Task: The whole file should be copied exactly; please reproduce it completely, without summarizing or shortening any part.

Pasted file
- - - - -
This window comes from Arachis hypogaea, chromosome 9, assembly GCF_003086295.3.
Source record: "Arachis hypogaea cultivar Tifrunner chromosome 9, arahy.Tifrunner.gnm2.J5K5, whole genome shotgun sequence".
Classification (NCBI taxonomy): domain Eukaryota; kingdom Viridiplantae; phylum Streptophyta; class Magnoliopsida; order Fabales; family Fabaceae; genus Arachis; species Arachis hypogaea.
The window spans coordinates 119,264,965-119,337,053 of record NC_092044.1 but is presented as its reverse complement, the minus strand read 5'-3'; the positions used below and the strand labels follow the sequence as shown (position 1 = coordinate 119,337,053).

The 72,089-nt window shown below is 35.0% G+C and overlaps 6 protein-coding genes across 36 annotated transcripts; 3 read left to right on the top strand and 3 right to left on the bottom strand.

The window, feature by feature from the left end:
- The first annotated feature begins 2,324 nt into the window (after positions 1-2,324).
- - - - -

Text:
This window comes from Arachis hypogaea, chromosome 9, assembly GCF_003086295.3.
Source record: "Arachis hypogaea cultivar Tifrunner chromosome 9, arahy.Tifrunner.gnm2.J5K5, whole genome shotgun sequence".
Classification (NCBI taxonomy): domain Eukaryota; kingdom Viridiplantae; phylum Streptophyta; class Magnoliopsida; order Fabales; family Fabaceae; genus Arachis; species Arachis hypogaea.
The window spans coordinates 119,264,965-119,337,053 of record NC_092044.1 but is presented as its reverse complement, the minus strand read 5'-3'; the positions used below and the strand labels follow the sequence as shown (position 1 = coordinate 119,337,053).

The 72,089-nt window shown below is 35.0% G+C and overlaps 6 protein-coding genes across 36 annotated transcripts; 3 read left to right on the top strand and 3 right to left on the bottom strand.

The window, feature by feature from the left end:
- The first annotated feature begins 2,324 nt into the window (after positions 1-2,324).